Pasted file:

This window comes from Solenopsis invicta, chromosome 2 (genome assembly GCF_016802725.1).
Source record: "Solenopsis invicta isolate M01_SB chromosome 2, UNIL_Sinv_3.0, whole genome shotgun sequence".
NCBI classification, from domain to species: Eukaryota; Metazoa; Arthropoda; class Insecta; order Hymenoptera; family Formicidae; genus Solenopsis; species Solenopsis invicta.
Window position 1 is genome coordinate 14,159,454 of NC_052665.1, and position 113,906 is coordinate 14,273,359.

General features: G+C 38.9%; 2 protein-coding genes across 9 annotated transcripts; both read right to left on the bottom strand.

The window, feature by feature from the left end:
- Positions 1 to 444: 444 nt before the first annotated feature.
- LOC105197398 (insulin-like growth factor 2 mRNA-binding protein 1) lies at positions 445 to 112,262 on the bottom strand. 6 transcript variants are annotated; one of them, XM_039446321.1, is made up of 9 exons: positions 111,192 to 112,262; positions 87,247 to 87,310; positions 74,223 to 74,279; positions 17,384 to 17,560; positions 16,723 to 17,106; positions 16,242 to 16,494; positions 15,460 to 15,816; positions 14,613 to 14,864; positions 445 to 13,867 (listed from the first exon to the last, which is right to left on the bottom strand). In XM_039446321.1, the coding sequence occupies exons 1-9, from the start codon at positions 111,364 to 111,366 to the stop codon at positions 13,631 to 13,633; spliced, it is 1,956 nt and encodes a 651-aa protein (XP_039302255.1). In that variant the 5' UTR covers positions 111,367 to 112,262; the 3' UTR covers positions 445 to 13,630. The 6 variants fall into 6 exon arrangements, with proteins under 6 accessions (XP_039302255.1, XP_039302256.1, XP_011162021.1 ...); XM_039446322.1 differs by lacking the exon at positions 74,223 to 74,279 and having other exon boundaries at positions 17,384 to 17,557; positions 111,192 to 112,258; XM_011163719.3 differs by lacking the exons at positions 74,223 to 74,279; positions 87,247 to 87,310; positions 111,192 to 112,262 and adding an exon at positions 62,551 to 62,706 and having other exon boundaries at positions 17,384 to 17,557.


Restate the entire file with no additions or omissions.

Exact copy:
This window comes from Solenopsis invicta, chromosome 2 (genome assembly GCF_016802725.1).
Source record: "Solenopsis invicta isolate M01_SB chromosome 2, UNIL_Sinv_3.0, whole genome shotgun sequence".
NCBI classification, from domain to species: Eukaryota; Metazoa; Arthropoda; class Insecta; order Hymenoptera; family Formicidae; genus Solenopsis; species Solenopsis invicta.
Window position 1 is genome coordinate 14,159,454 of NC_052665.1, and position 113,906 is coordinate 14,273,359.

General features: G+C 38.9%; 2 protein-coding genes across 9 annotated transcripts; both read right to left on the bottom strand.

The window, feature by feature from the left end:
- Positions 1 to 444: 444 nt before the first annotated feature.
- LOC105197398 (insulin-like growth factor 2 mRNA-binding protein 1) lies at positions 445 to 112,262 on the bottom strand. 6 transcript variants are annotated; one of them, XM_039446321.1, is made up of 9 exons: positions 111,192 to 112,262; positions 87,247 to 87,310; positions 74,223 to 74,279; positions 17,384 to 17,560; positions 16,723 to 17,106; positions 16,242 to 16,494; positions 15,460 to 15,816; positions 14,613 to 14,864; positions 445 to 13,867 (listed from the first exon to the last, which is right to left on the bottom strand). In XM_039446321.1, the coding sequence occupies exons 1-9, from the start codon at positions 111,364 to 111,366 to the stop codon at positions 13,631 to 13,633; spliced, it is 1,956 nt and encodes a 651-aa protein (XP_039302255.1). In that variant the 5' UTR covers positions 111,367 to 112,262; the 3' UTR covers positions 445 to 13,630. The 6 variants fall into 6 exon arrangements, with proteins under 6 accessions (XP_039302255.1, XP_039302256.1, XP_011162021.1 ...); XM_039446322.1 differs by lacking the exon at positions 74,223 to 74,279 and having other exon boundaries at positions 17,384 to 17,557; positions 111,192 to 112,258; XM_011163719.3 differs by lacking the exons at positions 74,223 to 74,279; positions 87,247 to 87,310; positions 111,192 to 112,262 and adding an exon at positions 62,551 to 62,706 and having other exon boundaries at positions 17,384 to 17,557.